Show Review: Daughter Makes Seattle All Emotional

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“Indie Folk” is the genre label often tossed on British band
Daughter. But labels never do anything justice. Daughter’s music, to quote
someone I hardly know, is mildly terrifying and deeply liberating. Its
bleakness threatens to eat the world up, but it also radiates hope. Gun to my eye, I’d label Daughter’s music as Indie Emotional. Yup.

Halfway through their set last night, a fan in the
crowd said, loud but respectful, “Thanks for what you give us.”

The Neptune was sold out, and we all stood shoulder to
shoulder feeling emotional as Daughter blessed us. Back
to back heat. Their music is relatable in an embarrassing way. It exposes our
inner natures, our unspoken thoughts, our underlying values, and all the associated darkness.

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The set list comprised a lot of songs from latest album “Not
to Disappear,” but made room for fan favorites. The opening chords of Youth, by and far Daughter’s most
popular song, met with an immense cheer. Masterpiece.

The light show kept pace with the music, flashing-exploding at
the violent parts and glowing at the low-key parts. Various shades of purple and
blue played a dominant role, and oddly embodied Daughter’s whole vibe pretty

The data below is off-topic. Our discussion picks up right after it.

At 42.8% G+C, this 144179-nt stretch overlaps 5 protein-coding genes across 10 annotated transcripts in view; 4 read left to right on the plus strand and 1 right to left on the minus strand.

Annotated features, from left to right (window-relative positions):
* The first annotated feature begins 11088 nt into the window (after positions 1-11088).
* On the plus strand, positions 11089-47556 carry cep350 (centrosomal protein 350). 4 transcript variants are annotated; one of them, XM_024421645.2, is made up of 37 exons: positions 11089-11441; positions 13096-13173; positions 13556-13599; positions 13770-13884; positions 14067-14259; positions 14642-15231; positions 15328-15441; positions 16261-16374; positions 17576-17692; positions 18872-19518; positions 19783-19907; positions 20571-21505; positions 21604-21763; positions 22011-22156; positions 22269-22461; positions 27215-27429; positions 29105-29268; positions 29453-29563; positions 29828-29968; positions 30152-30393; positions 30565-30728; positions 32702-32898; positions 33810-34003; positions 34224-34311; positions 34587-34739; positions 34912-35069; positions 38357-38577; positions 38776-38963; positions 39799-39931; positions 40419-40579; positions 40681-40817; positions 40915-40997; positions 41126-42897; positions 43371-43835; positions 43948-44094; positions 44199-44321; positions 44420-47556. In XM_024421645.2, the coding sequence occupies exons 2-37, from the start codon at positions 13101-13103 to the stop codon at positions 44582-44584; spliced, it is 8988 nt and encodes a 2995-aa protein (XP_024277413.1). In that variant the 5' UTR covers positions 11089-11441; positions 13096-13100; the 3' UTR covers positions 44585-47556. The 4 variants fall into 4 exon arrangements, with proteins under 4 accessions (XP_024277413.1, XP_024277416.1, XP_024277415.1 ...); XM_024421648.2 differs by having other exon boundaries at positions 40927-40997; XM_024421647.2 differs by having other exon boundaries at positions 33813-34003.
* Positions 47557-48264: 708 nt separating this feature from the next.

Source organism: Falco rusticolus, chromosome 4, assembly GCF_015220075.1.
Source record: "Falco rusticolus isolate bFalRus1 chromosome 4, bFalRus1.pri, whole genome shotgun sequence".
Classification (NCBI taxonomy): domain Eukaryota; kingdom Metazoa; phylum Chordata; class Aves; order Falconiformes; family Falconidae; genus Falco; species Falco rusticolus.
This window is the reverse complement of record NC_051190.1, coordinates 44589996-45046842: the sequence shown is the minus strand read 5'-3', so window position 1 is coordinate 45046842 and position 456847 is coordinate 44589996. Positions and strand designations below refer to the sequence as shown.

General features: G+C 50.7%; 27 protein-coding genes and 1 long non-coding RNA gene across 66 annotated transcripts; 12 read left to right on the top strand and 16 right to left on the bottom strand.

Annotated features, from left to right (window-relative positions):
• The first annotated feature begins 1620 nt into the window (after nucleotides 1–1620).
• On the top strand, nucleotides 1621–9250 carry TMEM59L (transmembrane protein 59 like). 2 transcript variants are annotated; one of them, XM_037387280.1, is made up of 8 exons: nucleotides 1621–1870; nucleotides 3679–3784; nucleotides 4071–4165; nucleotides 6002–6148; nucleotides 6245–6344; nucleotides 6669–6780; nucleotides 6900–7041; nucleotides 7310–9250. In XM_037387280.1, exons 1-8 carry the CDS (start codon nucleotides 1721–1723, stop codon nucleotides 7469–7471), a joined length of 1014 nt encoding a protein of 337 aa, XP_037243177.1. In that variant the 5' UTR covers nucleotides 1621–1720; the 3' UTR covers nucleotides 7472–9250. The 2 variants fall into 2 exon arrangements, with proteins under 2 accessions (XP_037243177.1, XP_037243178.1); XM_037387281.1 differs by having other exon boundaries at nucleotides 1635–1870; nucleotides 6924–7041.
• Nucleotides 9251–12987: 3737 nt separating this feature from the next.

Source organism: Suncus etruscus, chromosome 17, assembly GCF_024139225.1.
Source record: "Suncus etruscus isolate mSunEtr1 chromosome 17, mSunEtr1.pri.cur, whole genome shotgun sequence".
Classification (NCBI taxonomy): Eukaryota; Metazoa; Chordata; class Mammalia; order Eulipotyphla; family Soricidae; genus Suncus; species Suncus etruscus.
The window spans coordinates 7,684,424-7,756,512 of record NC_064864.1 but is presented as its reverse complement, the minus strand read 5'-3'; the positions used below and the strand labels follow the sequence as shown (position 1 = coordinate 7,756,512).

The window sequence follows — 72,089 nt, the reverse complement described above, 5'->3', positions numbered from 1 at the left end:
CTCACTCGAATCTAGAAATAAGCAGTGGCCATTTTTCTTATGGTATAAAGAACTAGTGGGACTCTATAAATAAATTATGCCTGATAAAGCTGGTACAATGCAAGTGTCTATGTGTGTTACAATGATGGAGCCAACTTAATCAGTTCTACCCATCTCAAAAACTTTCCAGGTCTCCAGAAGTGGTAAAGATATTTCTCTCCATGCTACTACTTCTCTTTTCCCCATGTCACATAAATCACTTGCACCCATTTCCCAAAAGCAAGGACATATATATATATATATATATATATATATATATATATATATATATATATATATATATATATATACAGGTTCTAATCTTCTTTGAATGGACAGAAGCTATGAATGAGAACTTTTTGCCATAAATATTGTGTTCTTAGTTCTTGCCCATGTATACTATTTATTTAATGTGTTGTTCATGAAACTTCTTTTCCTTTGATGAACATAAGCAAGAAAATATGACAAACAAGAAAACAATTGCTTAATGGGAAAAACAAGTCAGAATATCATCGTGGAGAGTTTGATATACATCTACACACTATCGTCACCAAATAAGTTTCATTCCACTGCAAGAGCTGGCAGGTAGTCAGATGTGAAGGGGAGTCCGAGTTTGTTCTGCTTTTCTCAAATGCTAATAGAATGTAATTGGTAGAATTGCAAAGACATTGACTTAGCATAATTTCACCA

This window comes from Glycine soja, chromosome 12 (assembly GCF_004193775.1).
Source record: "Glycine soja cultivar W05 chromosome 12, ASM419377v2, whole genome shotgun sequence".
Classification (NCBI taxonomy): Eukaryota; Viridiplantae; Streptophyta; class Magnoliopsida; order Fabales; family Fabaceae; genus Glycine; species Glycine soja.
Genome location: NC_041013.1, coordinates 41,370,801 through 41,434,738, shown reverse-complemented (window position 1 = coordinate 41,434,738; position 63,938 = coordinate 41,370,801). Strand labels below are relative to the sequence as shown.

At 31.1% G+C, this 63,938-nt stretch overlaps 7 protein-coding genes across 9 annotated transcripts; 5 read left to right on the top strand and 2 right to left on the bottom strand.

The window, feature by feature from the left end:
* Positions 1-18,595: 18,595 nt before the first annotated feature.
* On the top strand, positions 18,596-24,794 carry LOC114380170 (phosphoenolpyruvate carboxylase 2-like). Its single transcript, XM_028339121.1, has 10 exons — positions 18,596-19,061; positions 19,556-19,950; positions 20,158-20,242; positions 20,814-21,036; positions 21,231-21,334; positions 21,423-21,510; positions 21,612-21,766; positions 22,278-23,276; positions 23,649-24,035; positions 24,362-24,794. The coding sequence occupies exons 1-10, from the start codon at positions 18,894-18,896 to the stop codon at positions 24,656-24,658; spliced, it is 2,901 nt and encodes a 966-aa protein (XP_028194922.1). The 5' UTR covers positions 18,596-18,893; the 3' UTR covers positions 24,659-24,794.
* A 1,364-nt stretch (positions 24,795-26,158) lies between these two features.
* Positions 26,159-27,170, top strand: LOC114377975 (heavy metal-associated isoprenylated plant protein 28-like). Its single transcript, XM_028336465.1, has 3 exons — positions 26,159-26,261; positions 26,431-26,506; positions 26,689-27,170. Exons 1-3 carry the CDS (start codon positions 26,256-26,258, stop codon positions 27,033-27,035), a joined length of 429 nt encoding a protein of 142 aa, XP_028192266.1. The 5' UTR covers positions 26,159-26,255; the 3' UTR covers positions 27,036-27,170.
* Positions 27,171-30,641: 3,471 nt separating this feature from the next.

perfectly.

Frontwoman Elena Tonra’s voice sounded just
as rich and beautiful in person. I know, impossible right? Throughout the show
I stood staring astounded. Emotion dripped like honey from every word. The
memory haunts me, but in a good way.

I started listening to Daughter at the emotional age of 15.
Yeah, it was totally hardcore. “The Wild Youth EP” soundtracked most of my adolescent
conundrums and setbacks and victories. I didn’t have a beard back then. Woah.

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Well, here I am now, five years later, bearded, a couple
inches taller, and I love Daughter even more. I grew with their music. I grew
to their music. Seeing them live, wow. What a privilege. I went to high school
in a small town up on a secluded hill in South India. I never ever even dreamed
I’d see Daughter live. They were just another option on my iPod Touch.

They’re so much better live. The music, unbounded by a
recording, burst forth wild and triumphant. Yeah, triumphant. Plus, the guitars
resonate. Arena music in an intimate environment. Outer space guitars, man.
Outer space vocals, man. Outer space, man. Seeing them all up there, doing
their thing, perfectly on time with every element, holy cow.

Listening to Daughter on Spotify will never be the same—The
divine memory of their live sound will forever haunt and augment.

I’m so emotional.

~Pranav Shivanna

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